Retailers are struggling but Amazon is not to blame

As published in Marketing Week

The new year kicked off with more gloomy news for retailers. Many were quick to point the finger at ecommerce titan Amazon for monopolising shopper attention, squeezing margins and driving historic brands into irrelevance.

Although Amazon has driven consumer expectations ever higher, is it really to blame for profit warnings at high street fixtures such as Marks & Spencer, Debenhams and Mothercare? Surely its success does not mean shopkeepers should pull down their shutters once and for all?

At Great State, we like to look behind the headlines. So, to understand how retailers need to improve their customer experience in order to better compete, we analysed one poor performer: Mothercare.

Mothercare’s like-for-like sales fell by 7% during the Christmas period. Profits are expected to be down by between 75% and 95% (to £1m to £5m) and the company’s share price has already halved in the past 12 months. But it is not all Amazon’s fault. Mothercare is not providing the products, experiences or services that meet the needs of today’s parents.

Social as an early warning signal

Our online analysis shows that the balance of conversation around the brand turned from positive to negative over the course of 2017. It should not have taken a particularly painful Christmas period for management and shareholders to start taking note.

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Driving customers into the hands of the competition

Mothercare’s website and app are difficult to navigate. (“I don’t understand why they have the refine feature when it doesn’t work,” says one user review). The site also lacks any live chat option – a feature that can help customers and drive conversion.

All of this means that shoppers actually find it easier to buy Mothercare products on Amazon (where margins are slimmer) than on the brand’s own site – placing Mothercare in a far more competitive context where customers can easily be swayed to buy from a rival. Our research also reveals that Mothercare has to contend with tired physical stores and a fulfilment system that frequently fails to deliver (literally), all of which is alienating and frustrating parents – an audience whose emotions are often already running high.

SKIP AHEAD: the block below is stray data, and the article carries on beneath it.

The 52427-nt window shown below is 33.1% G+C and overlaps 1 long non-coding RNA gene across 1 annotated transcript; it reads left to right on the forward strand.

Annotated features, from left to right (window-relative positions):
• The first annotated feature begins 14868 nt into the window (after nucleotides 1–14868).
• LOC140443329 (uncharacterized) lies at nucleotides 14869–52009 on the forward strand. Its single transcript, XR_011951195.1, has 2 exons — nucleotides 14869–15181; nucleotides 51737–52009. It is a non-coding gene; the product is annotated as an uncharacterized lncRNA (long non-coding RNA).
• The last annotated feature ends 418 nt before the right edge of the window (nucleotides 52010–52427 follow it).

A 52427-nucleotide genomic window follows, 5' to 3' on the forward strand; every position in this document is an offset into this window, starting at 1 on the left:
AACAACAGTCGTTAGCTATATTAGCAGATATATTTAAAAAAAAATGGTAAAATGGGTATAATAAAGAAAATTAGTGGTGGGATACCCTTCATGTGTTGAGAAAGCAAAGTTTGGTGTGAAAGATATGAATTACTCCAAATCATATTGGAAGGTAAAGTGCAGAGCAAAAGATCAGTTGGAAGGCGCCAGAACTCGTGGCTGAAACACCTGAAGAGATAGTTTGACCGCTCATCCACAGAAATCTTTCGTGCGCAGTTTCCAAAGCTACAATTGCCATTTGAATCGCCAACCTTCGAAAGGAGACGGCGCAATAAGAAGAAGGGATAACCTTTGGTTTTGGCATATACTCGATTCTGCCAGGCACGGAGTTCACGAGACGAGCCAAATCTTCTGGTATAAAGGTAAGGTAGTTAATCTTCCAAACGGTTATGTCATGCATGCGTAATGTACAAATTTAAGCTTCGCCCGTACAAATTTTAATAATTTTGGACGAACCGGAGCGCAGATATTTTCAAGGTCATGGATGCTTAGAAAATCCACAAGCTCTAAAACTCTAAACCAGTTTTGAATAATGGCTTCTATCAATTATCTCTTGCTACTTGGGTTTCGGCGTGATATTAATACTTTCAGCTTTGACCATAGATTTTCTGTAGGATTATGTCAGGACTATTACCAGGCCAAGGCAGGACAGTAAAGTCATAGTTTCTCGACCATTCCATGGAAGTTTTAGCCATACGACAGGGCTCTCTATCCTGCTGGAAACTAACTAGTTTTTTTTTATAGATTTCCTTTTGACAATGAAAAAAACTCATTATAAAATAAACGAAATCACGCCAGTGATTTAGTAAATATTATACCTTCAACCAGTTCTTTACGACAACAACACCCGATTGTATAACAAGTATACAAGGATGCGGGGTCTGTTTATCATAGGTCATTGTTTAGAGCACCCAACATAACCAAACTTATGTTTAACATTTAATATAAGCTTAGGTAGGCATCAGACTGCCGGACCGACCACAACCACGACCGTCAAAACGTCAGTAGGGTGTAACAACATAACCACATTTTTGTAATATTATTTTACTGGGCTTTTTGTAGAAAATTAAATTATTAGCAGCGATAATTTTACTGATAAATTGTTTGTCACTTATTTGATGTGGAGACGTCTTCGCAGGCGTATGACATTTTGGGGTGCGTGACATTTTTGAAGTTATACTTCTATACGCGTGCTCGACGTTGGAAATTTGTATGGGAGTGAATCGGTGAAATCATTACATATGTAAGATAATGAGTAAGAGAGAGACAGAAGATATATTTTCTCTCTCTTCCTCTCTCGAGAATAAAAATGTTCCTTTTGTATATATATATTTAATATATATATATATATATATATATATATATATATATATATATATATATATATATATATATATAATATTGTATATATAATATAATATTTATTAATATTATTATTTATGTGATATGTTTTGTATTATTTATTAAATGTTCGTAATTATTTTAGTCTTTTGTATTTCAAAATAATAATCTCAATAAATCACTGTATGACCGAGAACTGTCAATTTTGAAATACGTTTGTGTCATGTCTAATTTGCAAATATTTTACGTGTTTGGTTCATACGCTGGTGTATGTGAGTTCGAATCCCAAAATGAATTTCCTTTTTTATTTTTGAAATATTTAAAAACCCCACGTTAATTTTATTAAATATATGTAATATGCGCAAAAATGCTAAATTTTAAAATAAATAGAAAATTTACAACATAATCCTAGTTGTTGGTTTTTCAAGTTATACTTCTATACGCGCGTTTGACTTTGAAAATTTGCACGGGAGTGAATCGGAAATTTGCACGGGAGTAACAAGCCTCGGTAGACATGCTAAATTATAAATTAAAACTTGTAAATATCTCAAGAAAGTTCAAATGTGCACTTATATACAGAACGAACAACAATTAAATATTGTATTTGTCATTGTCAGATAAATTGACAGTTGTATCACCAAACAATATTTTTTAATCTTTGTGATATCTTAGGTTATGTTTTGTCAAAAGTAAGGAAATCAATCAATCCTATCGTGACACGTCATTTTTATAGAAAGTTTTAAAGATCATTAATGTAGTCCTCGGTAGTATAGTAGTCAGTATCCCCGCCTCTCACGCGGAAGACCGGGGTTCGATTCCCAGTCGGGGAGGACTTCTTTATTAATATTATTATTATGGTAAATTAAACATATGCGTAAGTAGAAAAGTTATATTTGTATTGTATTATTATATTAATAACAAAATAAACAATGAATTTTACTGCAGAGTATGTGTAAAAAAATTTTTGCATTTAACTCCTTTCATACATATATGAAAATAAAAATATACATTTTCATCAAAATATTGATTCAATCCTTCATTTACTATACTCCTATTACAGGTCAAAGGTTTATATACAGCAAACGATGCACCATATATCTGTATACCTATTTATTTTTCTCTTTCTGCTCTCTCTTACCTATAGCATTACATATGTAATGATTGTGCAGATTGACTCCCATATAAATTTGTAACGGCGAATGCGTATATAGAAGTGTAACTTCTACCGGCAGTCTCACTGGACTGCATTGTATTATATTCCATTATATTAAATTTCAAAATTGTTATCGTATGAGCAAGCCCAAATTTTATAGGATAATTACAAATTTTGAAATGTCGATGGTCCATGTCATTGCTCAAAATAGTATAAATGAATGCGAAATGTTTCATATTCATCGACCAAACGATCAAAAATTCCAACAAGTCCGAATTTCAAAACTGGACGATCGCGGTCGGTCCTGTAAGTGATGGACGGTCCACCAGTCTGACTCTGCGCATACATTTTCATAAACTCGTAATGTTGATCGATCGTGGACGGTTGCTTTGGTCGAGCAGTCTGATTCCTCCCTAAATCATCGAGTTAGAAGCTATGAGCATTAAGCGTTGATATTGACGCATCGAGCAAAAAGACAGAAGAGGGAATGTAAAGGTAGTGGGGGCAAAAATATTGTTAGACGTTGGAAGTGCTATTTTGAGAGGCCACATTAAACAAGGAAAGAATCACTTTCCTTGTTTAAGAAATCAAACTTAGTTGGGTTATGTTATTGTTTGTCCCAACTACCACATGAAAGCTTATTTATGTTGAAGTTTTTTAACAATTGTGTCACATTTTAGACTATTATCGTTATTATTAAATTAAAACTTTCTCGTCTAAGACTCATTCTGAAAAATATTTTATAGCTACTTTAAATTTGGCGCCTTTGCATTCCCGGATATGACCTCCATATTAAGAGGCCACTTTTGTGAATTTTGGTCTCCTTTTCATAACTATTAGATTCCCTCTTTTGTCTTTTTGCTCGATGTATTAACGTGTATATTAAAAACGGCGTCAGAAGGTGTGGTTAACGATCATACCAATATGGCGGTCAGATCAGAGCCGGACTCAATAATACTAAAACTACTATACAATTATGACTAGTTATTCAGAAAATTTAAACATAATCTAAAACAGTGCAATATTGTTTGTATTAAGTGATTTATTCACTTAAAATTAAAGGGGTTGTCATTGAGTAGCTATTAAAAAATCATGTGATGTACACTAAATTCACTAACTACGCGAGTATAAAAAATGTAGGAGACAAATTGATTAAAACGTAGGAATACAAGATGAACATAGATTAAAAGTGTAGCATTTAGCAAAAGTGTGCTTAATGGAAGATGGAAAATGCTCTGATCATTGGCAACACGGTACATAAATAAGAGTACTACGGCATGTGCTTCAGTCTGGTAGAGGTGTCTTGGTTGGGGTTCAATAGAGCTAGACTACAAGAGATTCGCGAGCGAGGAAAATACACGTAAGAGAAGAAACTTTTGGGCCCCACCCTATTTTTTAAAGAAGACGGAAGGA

Customer service as a cause of complaints

When things do go wrong, Mothercare’s customer service team is failing to resolve issues quickly. In the past year, over half of negative mentions specifically bemoaned poor service and time wasted, and over 20% of these mentions expressed emotions such as anger or disappointment.

It is difficult to imagine even the strongest of brands weathering such chaotic standards of customer service and experience. Unfortunately for Mothercare, its brand inspires mild enthusiasm at best. Given the nature of the audience – a highly vocal online community of parents and parents-to-be – we had expected to see lots of brand advocacy and positive sentiment. However, the opposite is true: 20% of all mentions are negative and customers have given the retailer a Trustpilot rating of just 1.

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Slow to innovate

Take one look at the maternity wear provided by Asos and it is easy to see why its customers continue to shop with it when they are pregnant: there is more choice, more appealing products and an easier to use online experience. Throw into the mix innovators such as Vigga – where parents lease clothing for a monthly fee and can swap for bigger sizes – and it feels like Mothercare is behind the times.

Baby steps in the right direction

Mothercare is modernising its shops. Those that have been refitted are making an impact and, according to its latest trading update, two-fifths of digital sales now come from iPad purchases made in store.

House labels MyK (designed by Myleene Klass) and Little Bird (designed by Jools Oliver) are driving conversation from parents who want their children to wear clothing that is more stylish or even gender-neutral. However, although the brand has a wealth of high-quality, helpful content on its YouTube channel, there is still no Alexa or other voice ‘skill’ for parents who might have their hands full.

While Mothercare is taking some of the right steps to turn things around, the question remains as to whether it can make changes quickly enough to keep up with demanding consumers – before it is too late.

Opportunity, not obsolescence

Our analysis suggests Mothercare is facing serious challenges – not just from increased online competition, but from its failure to listen and respond to the changing needs and expectations of its core audience.

There is no question Amazon is disrupting the way we shop, but this does not have to mean the inevitable death of the high street. At Great State we know these challenges are not solved by the silver bullet of a new campaign or an updated app – but by forensically examining the entire customer experience.